According to the government pensions advisor – and former Saga Group director-general – Dr Ros Altmann, the difference between the best and worst standard annuity rates can be as much as 30 per cent. This figure can be greater still if the individual suffers from a medical condition that might reduce their life expectancy and is able to secure an “enhanced” annuity rate.

An annuity is an income for life purchased from an insurance company with some or all of your defined contribution (also known as money purchase) pension savings. They fall into two broad categories: “standard”, which are aimed at individuals with no significant health problems, and “enhanced”, which can provide a more generous income to those with medical conditions or lifestyle factors (such as smoking) that are deemed likely to reduce their life expectancy.

Other factors that are taken into account in the pricing of annuities include:

  • Your age when you take the policy out.
  • Whether you want the income to increase with inflation.
  • Whether you need the annuity to continue to pay an income to your spouse after your death.
  • Whether, if you do not require a full-blown survivor’s pension, you want a guarantee that your annuity will pay out for a given period even if you die before that period has elapsed.
  • In some case, the average life expectancy in your postcode area.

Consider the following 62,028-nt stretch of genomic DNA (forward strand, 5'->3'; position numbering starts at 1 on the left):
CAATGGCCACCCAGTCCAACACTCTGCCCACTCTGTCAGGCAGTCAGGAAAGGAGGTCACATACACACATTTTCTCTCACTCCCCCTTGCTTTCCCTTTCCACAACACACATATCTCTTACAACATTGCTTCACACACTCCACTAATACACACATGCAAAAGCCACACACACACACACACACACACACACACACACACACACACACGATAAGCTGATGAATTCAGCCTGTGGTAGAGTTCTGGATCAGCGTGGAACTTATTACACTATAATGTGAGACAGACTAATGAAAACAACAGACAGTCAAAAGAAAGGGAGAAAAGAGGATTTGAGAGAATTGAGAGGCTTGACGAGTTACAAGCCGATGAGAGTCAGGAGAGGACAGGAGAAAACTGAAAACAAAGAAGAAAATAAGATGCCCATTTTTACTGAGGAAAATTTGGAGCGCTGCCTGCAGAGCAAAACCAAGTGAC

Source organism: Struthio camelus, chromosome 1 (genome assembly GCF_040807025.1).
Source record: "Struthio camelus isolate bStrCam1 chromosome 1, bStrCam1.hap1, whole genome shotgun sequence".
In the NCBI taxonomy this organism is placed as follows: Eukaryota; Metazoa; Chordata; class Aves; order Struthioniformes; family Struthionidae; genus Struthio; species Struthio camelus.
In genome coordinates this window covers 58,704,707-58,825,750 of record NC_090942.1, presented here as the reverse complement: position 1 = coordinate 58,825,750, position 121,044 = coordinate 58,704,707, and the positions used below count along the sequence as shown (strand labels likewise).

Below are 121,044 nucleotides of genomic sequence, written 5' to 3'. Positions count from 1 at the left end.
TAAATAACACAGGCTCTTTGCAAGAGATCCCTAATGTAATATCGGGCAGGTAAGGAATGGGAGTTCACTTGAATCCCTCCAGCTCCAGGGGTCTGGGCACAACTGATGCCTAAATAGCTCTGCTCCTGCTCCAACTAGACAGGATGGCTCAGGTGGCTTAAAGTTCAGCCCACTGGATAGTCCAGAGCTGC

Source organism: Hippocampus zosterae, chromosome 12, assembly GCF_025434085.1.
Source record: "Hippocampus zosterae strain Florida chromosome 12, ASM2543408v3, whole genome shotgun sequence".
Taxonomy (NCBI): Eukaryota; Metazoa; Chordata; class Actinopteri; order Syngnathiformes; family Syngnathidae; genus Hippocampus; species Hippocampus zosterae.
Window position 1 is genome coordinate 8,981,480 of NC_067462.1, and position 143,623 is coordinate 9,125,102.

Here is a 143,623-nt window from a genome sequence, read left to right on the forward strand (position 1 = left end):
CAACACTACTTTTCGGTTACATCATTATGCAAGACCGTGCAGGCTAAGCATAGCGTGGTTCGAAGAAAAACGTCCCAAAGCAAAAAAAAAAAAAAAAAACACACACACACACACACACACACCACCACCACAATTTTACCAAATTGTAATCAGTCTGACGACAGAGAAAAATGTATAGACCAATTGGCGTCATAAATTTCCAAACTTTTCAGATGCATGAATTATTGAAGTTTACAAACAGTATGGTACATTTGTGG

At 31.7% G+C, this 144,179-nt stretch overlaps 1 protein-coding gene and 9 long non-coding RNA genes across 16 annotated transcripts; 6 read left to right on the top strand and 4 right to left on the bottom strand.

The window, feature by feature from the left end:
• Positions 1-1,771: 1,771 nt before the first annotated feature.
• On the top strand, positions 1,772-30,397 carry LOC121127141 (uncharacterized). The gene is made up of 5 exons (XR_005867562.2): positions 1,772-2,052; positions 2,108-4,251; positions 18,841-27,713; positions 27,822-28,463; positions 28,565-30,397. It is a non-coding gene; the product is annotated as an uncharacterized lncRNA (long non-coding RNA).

Since 21 December 2012 providers have not been able to take account of an individual's gender when calculating annuity rates. The above list is not exhaustive and the pricing of annuities is a very complex area. Prices are also liable to change at short notice, so an advisor who understands the dynamics of the market and the practices of different providers can add significant value.

Most providers of defined contribution pensions will offer you their annuity as a default when your policy matures or you reach the retirement date agreed when you took out your plan. They are, however, legally obliged to allow you to take up the “open market option” and purchase an annuity from another provider, enter drawdown or take a “transfer value” and keep your funds invested and “uncrystallised” if you wish to put off your retirement.

We would urge anyone with a defined contribution pension plan to seek advice on the range of options available to them before accepting their provider’s default annuity.

To speak to one of Clarion Wealth Planning’s knowledgeable advisors about your situation please call 01565 653804 or send us an email.

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Video - Retirement options explained

Michael Brooke explains the main retirement income options, including a range of annuities and drawdown plans, available to individuals with defined contribution pension savings.

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